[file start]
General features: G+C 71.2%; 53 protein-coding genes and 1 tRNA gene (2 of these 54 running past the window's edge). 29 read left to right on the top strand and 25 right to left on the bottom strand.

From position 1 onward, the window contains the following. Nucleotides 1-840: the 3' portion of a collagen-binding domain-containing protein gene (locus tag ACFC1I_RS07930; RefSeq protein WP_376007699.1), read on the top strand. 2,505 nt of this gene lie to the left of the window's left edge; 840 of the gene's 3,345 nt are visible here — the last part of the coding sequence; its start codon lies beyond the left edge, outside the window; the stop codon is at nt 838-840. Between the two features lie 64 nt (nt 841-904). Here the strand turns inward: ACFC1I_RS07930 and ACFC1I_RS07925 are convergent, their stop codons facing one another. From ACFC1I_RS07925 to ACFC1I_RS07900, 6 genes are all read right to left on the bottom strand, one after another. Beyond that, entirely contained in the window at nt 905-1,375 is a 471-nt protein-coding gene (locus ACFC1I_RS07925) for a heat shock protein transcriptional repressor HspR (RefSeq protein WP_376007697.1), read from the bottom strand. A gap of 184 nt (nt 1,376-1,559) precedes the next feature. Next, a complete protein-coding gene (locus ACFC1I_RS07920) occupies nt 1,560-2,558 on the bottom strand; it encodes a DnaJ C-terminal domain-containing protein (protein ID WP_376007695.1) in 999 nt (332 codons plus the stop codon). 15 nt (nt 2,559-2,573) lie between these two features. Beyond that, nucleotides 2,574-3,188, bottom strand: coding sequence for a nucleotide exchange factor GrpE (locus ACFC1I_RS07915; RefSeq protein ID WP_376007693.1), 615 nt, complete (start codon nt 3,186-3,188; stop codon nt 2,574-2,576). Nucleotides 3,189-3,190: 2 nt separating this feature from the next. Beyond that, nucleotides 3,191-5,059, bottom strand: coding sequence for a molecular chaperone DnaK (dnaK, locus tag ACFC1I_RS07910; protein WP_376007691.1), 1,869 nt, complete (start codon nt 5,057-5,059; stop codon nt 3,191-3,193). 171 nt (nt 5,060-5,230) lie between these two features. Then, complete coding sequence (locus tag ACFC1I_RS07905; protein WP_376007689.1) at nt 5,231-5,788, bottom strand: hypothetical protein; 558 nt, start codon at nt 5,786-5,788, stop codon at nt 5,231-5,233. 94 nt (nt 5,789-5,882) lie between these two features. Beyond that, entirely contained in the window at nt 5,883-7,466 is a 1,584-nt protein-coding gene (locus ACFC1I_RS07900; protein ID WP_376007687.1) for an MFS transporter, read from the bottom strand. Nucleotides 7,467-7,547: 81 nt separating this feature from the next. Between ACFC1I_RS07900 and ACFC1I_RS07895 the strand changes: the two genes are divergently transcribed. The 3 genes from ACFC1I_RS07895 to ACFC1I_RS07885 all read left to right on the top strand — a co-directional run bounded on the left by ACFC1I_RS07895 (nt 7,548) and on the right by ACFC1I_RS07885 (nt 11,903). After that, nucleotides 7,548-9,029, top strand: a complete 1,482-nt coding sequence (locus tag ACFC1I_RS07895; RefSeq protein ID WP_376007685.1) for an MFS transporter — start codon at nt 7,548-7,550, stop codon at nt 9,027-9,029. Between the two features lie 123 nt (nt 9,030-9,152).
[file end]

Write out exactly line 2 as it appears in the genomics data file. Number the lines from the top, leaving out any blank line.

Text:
From position 1 onward, the window contains the following. Nucleotides 1-840: the 3' portion of a collagen-binding domain-containing protein gene (locus tag ACFC1I_RS07930; RefSeq protein WP_376007699.1), read on the top strand. 2,505 nt of this gene lie to the left of the window's left edge; 840 of the gene's 3,345 nt are visible here — the last part of the coding sequence; its start codon lies beyond the left edge, outside the window; the stop codon is at nt 838-840. Between the two features lie 64 nt (nt 841-904). Here the strand turns inward: ACFC1I_RS07930 and ACFC1I_RS07925 are convergent, their stop codons facing one another. From ACFC1I_RS07925 to ACFC1I_RS07900, 6 genes are all read right to left on the bottom strand, one after another. Beyond that, entirely contained in the window at nt 905-1,375 is a 471-nt protein-coding gene (locus ACFC1I_RS07925) for a heat shock protein transcriptional repressor HspR (RefSeq protein WP_376007697.1), read from the bottom strand. A gap of 184 nt (nt 1,376-1,559) precedes the next feature. Next, a complete protein-coding gene (locus ACFC1I_RS07920) occupies nt 1,560-2,558 on the bottom strand; it encodes a DnaJ C-terminal domain-containing protein (protein ID WP_376007695.1) in 999 nt (332 codons plus the stop codon). 15 nt (nt 2,559-2,573) lie between these two features. Beyond that, nucleotides 2,574-3,188, bottom strand: coding sequence for a nucleotide exchange factor GrpE (locus ACFC1I_RS07915; RefSeq protein ID WP_376007693.1), 615 nt, complete (start codon nt 3,186-3,188; stop codon nt 2,574-2,576). Nucleotides 3,189-3,190: 2 nt separating this feature from the next. Beyond that, nucleotides 3,191-5,059, bottom strand: coding sequence for a molecular chaperone DnaK (dnaK, locus tag ACFC1I_RS07910; protein WP_376007691.1), 1,869 nt, complete (start codon nt 5,057-5,059; stop codon nt 3,191-3,193). 171 nt (nt 5,060-5,230) lie between these two features. Then, complete coding sequence (locus tag ACFC1I_RS07905; protein WP_376007689.1) at nt 5,231-5,788, bottom strand: hypothetical protein; 558 nt, start codon at nt 5,786-5,788, stop codon at nt 5,231-5,233. 94 nt (nt 5,789-5,882) lie between these two features. Beyond that, entirely contained in the window at nt 5,883-7,466 is a 1,584-nt protein-coding gene (locus ACFC1I_RS07900; protein ID WP_376007687.1) for an MFS transporter, read from the bottom strand. Nucleotides 7,467-7,547: 81 nt separating this feature from the next. Between ACFC1I_RS07900 and ACFC1I_RS07895 the strand changes: the two genes are divergently transcribed. The 3 genes from ACFC1I_RS07895 to ACFC1I_RS07885 all read left to right on the top strand — a co-directional run bounded on the left by ACFC1I_RS07895 (nt 7,548) and on the right by ACFC1I_RS07885 (nt 11,903). After that, nucleotides 7,548-9,029, top strand: a complete 1,482-nt coding sequence (locus tag ACFC1I_RS07895; RefSeq protein ID WP_376007685.1) for an MFS transporter — start codon at nt 7,548-7,550, stop codon at nt 9,027-9,029. Between the two features lie 123 nt (nt 9,030-9,152).